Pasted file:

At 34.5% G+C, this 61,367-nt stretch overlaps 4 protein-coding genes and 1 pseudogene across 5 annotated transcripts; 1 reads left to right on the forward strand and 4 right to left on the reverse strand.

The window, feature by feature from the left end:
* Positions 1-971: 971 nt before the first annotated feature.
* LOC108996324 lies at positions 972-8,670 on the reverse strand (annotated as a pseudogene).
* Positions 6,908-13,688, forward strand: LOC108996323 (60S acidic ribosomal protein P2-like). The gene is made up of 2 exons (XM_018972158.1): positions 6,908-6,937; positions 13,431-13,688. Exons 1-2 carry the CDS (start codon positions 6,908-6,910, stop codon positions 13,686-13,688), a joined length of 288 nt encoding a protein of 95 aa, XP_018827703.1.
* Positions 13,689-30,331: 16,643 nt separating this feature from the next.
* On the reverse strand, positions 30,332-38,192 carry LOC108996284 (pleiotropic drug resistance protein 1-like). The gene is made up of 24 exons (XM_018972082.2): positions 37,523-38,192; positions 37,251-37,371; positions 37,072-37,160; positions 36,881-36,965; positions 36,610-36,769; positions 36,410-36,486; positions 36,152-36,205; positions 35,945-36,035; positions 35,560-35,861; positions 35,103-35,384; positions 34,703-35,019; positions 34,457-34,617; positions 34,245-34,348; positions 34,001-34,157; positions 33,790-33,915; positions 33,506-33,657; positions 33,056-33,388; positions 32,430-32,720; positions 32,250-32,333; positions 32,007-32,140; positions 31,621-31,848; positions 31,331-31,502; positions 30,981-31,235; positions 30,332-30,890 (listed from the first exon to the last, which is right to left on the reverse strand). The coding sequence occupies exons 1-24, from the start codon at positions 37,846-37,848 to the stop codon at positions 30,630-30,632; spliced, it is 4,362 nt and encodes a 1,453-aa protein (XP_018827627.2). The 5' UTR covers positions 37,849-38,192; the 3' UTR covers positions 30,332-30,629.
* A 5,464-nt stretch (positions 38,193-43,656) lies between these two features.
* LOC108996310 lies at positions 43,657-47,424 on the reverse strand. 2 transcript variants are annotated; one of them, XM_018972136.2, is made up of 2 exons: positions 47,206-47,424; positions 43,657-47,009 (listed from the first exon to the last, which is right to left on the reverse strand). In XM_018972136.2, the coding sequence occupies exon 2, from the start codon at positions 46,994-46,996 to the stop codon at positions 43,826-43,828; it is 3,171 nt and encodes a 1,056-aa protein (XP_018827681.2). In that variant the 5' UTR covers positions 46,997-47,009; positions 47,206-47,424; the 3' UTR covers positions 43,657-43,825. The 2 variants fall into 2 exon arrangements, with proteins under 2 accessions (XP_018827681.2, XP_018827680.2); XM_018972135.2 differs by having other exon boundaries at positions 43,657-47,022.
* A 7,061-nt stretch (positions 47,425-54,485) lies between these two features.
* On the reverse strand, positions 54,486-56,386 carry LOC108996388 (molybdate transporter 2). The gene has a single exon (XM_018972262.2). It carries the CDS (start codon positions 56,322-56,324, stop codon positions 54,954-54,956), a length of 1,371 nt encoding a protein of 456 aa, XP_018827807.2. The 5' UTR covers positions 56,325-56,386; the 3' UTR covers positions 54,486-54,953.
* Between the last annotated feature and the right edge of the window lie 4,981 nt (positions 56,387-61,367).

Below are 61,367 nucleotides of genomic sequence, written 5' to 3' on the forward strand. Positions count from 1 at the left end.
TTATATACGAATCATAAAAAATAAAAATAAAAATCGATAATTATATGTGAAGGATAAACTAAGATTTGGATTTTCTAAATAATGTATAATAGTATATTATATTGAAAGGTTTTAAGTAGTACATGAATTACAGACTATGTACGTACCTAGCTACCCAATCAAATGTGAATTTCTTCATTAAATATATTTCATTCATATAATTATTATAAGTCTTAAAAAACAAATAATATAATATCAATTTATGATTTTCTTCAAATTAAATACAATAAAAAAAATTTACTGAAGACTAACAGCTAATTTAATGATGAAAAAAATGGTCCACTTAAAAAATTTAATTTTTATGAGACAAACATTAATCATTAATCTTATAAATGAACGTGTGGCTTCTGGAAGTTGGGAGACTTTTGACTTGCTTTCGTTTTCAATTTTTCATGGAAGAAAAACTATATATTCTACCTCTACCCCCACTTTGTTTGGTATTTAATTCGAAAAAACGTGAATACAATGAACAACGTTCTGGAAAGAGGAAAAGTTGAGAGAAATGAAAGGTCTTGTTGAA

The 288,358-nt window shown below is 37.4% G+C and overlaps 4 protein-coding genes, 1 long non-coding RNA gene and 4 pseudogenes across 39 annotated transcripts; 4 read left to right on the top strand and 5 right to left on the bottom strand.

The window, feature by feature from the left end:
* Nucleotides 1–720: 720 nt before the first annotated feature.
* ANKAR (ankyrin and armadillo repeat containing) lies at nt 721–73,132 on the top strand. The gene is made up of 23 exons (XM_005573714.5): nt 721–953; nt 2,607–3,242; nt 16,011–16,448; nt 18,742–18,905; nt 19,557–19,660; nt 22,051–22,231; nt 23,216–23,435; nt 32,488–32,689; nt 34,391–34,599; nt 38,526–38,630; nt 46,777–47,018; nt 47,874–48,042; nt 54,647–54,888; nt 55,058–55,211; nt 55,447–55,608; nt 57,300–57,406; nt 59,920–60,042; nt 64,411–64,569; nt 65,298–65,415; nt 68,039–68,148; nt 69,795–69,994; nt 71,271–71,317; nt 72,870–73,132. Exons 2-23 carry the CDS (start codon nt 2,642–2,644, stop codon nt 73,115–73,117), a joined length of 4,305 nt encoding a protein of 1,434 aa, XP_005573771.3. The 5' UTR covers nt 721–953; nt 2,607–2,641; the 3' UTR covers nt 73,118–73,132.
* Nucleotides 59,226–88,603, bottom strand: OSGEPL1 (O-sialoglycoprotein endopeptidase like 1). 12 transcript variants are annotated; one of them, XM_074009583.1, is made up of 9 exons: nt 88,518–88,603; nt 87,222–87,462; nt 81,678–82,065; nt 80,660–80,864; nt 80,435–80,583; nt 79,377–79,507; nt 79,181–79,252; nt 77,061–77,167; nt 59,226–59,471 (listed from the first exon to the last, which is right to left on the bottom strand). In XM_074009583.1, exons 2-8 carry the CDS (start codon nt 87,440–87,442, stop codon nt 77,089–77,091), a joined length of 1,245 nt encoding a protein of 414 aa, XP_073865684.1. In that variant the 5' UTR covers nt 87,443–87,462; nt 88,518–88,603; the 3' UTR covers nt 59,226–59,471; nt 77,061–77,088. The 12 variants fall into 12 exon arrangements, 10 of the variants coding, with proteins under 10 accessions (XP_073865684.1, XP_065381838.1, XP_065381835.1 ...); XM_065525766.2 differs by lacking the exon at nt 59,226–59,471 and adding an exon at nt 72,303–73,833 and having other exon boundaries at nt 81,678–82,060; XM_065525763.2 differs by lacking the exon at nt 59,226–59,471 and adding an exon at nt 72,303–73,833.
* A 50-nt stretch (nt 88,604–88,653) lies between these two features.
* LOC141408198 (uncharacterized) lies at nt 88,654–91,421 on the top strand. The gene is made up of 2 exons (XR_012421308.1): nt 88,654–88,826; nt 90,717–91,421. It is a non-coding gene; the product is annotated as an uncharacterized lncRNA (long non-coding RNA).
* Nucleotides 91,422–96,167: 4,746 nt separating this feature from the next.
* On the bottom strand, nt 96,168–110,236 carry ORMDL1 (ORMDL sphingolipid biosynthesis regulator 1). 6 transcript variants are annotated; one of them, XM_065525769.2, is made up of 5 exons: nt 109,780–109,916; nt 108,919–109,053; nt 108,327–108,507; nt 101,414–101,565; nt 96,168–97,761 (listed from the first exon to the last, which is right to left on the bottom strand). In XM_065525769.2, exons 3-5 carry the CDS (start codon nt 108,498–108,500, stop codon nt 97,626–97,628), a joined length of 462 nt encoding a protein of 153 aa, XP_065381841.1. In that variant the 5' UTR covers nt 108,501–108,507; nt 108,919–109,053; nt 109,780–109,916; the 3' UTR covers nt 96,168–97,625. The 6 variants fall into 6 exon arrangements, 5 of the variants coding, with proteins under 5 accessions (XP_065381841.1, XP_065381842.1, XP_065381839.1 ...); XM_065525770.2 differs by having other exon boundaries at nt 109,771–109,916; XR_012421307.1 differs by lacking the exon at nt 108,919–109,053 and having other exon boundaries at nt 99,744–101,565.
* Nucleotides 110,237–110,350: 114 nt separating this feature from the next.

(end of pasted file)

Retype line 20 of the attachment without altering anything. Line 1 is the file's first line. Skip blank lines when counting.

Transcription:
* A 50-nt stretch (nt 88,604–88,653) lies between these two features.